Monday, September 15, 2008

Some gentle British mockery

We are but in the middle of September, still several severe weather warnings away from the official end of summer. Yet my thoughts have already turned to Christmas. Barbara Cartland's Etiquette Handbook: A Guide to Good Behaviour from the Boudoir to the Boardroom is to be republished, 50 years after it first nannied us about our conduct.

Within its pages are dozens of tips to help us negotiate the minefield of modern manners. Such as: "Unless she is ill, a woman should get up and cook her husband's breakfast before he goes to work in the morning", and: "It is very wrong for a woman to chatter with other women across the dinner table unless it is on a subject likely to interest their male partners." That's my wife's present sorted, then.

Cartland died eight years ago, but she remains unsurpassed as a guide through the myriad pratfalls of social activity. Which isn't a bad effort for someone who, in her latter years, bore an uncanny resemblance to the racing tipster John McCririck. There was, under her forensic gaze, no area of life so obscure that it could not benefit from strict adherence to the done thing.

"I can see no social advantage," she writes, "in installing a toilet-roll holder bought in Lucerne that plays music when the roller moves." Without Cartland, who would have known? There must, even now, be Swiss entrepreneurs still bitter that their plan to dominate the world musical toilet-roll market was thwarted at the last by a romantic novelist who seemingly preferred to wear her lavatory novelties on her head.

Hers may not have been the first, but it was Cartland - and her meticulously recorded snobbery - who unleashed a succession of etiquette guides. Still they come and still they have their uses. Forewarned is always forearmed. It might, for instance, have been pertinent for some of us to learn that it is a good idea to ascertain what people do for a living early on in dinner-party conversation.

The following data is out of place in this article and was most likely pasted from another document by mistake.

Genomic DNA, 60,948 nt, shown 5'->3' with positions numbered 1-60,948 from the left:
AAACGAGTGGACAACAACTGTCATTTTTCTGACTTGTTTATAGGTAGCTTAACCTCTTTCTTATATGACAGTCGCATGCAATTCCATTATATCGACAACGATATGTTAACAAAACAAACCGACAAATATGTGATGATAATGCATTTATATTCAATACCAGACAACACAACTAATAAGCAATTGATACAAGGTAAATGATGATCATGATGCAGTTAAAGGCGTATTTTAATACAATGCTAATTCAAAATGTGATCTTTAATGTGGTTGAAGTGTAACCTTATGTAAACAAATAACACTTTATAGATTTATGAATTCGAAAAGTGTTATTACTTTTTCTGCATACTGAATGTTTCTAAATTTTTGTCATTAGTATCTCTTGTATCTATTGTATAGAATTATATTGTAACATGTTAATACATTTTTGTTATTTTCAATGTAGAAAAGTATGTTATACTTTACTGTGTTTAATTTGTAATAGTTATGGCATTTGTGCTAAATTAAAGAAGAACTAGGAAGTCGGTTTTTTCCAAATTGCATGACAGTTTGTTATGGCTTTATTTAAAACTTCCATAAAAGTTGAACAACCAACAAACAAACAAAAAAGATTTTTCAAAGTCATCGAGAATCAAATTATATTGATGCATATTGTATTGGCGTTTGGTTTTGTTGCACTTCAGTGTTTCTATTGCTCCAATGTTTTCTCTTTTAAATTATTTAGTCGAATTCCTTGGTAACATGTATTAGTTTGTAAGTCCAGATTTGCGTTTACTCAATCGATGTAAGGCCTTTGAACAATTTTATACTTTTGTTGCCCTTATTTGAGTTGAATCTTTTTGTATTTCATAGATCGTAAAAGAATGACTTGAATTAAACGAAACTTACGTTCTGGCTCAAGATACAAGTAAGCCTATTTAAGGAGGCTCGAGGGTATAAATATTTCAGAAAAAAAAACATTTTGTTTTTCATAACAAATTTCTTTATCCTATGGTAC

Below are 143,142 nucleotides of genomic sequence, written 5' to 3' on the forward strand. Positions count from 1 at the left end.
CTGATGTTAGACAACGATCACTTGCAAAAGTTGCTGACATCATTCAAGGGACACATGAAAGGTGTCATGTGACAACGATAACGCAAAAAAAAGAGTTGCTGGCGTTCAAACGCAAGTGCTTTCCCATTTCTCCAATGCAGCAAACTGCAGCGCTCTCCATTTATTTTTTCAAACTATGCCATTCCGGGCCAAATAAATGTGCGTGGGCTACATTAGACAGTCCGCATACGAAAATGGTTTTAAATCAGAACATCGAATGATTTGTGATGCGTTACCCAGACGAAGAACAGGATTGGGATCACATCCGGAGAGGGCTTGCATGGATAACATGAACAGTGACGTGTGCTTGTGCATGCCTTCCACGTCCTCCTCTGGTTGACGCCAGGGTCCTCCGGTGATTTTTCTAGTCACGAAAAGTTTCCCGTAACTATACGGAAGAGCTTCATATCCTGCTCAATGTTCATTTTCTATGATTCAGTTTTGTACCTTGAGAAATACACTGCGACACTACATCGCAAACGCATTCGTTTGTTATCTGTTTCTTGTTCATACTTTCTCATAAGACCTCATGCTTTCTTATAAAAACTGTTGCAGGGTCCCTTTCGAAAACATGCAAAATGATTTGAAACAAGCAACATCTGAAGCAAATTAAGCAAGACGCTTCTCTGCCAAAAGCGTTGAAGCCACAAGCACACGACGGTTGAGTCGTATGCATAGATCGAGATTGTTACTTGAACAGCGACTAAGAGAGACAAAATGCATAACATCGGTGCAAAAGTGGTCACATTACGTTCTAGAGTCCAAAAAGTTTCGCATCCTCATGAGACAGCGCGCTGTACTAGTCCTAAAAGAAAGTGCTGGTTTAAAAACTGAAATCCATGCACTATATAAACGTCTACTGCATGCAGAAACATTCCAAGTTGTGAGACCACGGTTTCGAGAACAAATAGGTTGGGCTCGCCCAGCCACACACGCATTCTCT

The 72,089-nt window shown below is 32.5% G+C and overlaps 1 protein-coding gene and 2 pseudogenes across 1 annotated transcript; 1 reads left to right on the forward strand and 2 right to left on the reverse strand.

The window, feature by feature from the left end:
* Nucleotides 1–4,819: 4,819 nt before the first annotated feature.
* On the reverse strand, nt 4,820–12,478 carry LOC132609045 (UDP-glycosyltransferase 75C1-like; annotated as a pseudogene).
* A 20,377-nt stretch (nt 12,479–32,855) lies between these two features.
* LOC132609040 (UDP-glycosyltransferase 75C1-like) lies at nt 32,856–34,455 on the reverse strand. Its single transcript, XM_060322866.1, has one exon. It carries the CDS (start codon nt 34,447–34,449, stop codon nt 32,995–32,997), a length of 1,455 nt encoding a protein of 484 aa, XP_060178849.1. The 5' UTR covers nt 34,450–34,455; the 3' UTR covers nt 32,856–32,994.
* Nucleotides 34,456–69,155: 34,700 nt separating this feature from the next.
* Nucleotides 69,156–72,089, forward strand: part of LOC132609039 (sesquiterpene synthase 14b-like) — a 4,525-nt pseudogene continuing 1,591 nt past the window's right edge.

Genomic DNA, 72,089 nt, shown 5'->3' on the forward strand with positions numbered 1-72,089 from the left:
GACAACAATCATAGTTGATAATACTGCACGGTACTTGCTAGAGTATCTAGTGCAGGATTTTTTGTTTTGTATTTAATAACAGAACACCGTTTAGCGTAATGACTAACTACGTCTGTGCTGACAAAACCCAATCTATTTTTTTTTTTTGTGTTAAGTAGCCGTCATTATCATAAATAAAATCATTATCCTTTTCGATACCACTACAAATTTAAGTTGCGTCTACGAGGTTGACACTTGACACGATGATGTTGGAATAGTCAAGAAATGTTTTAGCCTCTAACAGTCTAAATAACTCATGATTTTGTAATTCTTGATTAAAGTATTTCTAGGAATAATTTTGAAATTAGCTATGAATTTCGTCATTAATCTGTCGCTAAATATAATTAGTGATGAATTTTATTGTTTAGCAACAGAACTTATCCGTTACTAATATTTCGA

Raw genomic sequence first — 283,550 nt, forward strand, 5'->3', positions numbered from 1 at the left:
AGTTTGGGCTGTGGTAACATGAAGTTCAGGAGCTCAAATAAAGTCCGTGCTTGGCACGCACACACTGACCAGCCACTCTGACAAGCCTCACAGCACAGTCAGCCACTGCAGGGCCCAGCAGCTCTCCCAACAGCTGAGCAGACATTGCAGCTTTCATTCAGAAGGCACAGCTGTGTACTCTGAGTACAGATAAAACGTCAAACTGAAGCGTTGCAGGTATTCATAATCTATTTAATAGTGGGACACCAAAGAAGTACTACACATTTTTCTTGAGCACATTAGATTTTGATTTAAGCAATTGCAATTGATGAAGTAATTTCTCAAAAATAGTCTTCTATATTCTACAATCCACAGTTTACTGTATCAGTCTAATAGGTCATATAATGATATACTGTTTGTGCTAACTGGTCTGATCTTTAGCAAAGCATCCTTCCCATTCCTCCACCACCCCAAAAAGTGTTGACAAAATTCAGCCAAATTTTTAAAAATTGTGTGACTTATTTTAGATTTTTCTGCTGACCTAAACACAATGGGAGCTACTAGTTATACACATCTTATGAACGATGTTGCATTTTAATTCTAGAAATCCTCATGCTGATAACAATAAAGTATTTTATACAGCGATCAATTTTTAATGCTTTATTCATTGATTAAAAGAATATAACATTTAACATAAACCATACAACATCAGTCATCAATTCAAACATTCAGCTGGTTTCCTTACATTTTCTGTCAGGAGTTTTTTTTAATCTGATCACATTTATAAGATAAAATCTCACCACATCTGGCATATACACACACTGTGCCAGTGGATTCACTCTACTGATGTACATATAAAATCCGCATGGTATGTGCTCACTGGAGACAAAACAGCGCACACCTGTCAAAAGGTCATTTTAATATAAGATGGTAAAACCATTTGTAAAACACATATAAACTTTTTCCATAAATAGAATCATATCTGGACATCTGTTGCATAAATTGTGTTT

Some may regard this as the height of dullness, but it is a simple precaution which can prevent the kind of silence that ensues after you enthuse loudly about the justice of major redundancies in the City to several recently fired bankers.

Now, into this tricky world of social regulation steps a new escort. The man we must regard as the next Barbara Cartland is Liam Byrne, previously known as the Government's immigration minister. Yesterday he published his own pamphlet of manners. In particular, he is anxious to dispense advice on how best to pick our way through activities to mark the Government's proposed bank holiday to celebrate Britishness.

This was Gordon Brown's idea, launched soon after he moved into Number 10. You can tell it was his idea because it is thin, ill thought through and unlikely to work. It has yet to be decided, for instance, which day of the year is to be thus marked. There has been talk of a Monday at the end of August, but the Scottish Parliament didn't much like that (just as it doesn't much like the concept of Britishness). May Bank Holiday has also been mooted, which has the advantage of already being a bank holiday, so therefore won't actually give us any more time off.

But despite such apparently significant obstacles, Byrne has been busy suggesting ways in which we could spend this one day of the year "bringing together citizens throughout the United Kingdom as well as new immigrants".

In his booklet, A More United Kingdom, Byrne has thought of the following: a ceremony to remember the good things in the past year; Morris dancing; and town halls hosting community discussions. Not since the contents of the Millennium Dome were first unveiled has such a riveting catalogue of events been put together. Let's hope the police will be able to cope with the queues forming outside town halls across the nation of those anxious to secure their place at community discussions.

Emboldened by the reckless excitement of his programme, Byrne has also delivered suggestions about how we should behave as we wave our Union flag in time to the gentle clip-clop of the Morris man. We should, he says, talk about how we appreciate the weather. Cultural dress, he adds, is to be worn (what is cultural dress: a frock designed by Melvyn Bragg?). And, above all, we should spend our time drinking.

Yes, Byrne suggests that time be put aside on the day for the substantial public consumption of alcohol. And why not? Booze is what we're good at, after all. Mind, on that particular suggestion, Byrne's predecessor Barbara Cartland was uncharacteristically sane.

"Intoxication is neither amusing nor mannerly," she wrote. "It is objectionable."

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